Coffin bearing body of veteran journalist falls as Israeli police beat mourners with batons


Jerusalem
CNN

There was unrest in Jerusalem on Friday as thousands attended the funeral of veteran Al Jazeera journalist Shireen Abu Akleh, who was shot dead two days earlier while covering a military raid in the city of Jenin in the West Bank.

Mourners had marched from Jaffa Gate in Jerusalem to Mount Zion Cemetery. They were met with violence at the Saint Joseph Hospital complex by Israeli police when they attempted to carry Abu Akleh’s coffin, which Al Jazeera footage showed was shaken and then dropped from the hands of some of the pallbearers , while the Israeli police beat them with truncheons.

Crowds marched behind as Abu Akleh’s rose-covered coffin was carried by pallbearers and laid to rest next to his parents’ grave. Church bells rang in the cemetery.

The burial took place a day after a memorial procession that brought thousands to the West Bank city of Ramallah.

Mourners poured into the city streets on Friday and crowded outside St. Joseph’s Hospital in East Jerusalem, where Abu Akleh’s body remains until burial. Muslims performed Friday prayers and mourners chanted “walk, walk on foot”, demanding that Abu Akleh’s coffin be carried and carried on foot from the hospital to the Greek Catholic Church, where a service will be held, then at the burial site. Israeli police were lined up outside the hospital, according to CNN reporters. Police roadblocks have been set up approximately the hospital.

Mourners carried Abu Akleh’s coffin out of the hospital, but encountered strong resistance from Israeli police who forced them to transport the body by car. A flash bomb and tear gas were fired, according to CNN reporters.

Family and friends carry Abu Akleh's coffin, as Israeli security forces stand guard during his funeral in Jerusalem on May 13.

Live footage from Al Jazeera showed Israeli police beating mourners with batons as they struggled to carry Abu Akleh’s coffin. The body was in turn brought back inside the hospital and then transported by car, Al Jazeera said.

Footage circulating on social media and Al Jazeera showed Abu Akleh’s coffin rocking back and forth, then falling as Israeli police beat the pallbearers with batons. It was not immediately clear if the coffin had hit the ground.

Israel Police said in a statement that “hundreds of rioters began to disrupt public order, even before the funeral began,” as they struggled to secure the motorcade.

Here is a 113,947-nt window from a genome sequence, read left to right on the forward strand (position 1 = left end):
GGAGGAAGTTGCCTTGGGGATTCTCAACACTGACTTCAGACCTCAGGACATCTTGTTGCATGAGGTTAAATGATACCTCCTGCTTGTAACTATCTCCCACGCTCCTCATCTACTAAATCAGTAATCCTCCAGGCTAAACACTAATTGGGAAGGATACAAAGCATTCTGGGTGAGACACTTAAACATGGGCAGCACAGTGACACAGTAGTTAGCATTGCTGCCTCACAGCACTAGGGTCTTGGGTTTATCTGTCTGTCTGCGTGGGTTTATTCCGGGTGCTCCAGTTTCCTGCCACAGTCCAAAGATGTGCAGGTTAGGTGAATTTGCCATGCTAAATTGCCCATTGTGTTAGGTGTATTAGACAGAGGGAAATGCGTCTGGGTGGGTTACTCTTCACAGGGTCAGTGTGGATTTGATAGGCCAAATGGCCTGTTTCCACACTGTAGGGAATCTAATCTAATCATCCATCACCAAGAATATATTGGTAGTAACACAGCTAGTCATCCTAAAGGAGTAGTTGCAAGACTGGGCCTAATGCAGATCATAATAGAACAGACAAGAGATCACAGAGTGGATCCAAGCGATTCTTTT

“Hundreds of individuals gathered in front of the French Hospital (Saint-Joseph Hospital) in Sheikh Jarrah and began chanting incitement to nationalism,” the statement added.

“Towards the exit of the coffin from the hospital, rioters began throwing stones at the police from the esplanade of the French hospital, and the police were forced to act.”

Israeli police approached pallbearers carrying Abu Akleh's body with batons during his funeral on Friday.

Thousands of people were packed inside and outside the church when Abu Akleh’s body arrived. Women were heard screaming in mourning and priests sang Christian hymns in Arabic as the coffin, draped in Palestinian flags, was carried through the crowd.

The 51-year-old Palestinian-American Al Jazeera journalist was a leading voice in the Arab world, delivering what many have called “the voice of Palestinian suffering” and their “aspirations for freedom”. .

The circumstances of his death remain unclear. The Palestinian Authority on Thursday rejected Israel’s offer for a joint investigation, insisting on an independent process and promising to try those accused of its murder before the International Criminal Court (ICC).

Palestinian Prime Minister Mohamed Shtayyeh told Al Jazeera on Thursday that the results of their investigation will be released soon and will include the autopsy report.

Israel says it is investigating Abu Akleh’s death. Asked by CNN how she was killed, IDF international spokesman Amnon Shefler said Thursday “we just don’t know yet” who shot her.

Israeli military investigators have confiscated the weapons of some IDF soldiers as part of their investigation, The Washington Post reported Thursday, citing an unnamed IDF official. The weapons were taken so they could be made available for ballistic testing, the official said.

Givara Al-Buderi, another Al Jazeera correspondent and close personal friend of Abu Akleh, said she saw the bullet entry wound just above her right eyebrow and the doctor told her that part of the bullet remained lodged in Abu Akleh’s skull.

Al-Buderi was called by doctors to help remove Abu Akleh’s clothes and change her for the funeral.

“We took her clothes off and had to put a white dress on her,” Al-Buderi told CNN. “I tried to put my hand behind his head, but there was nothing.”

“I felt around but there was nothing, nothing more.”

An earlier version of this story incorrectly stated where Shireen Abu Akleh’s funeral was to take place. He was standing in a Greek Catholic church.

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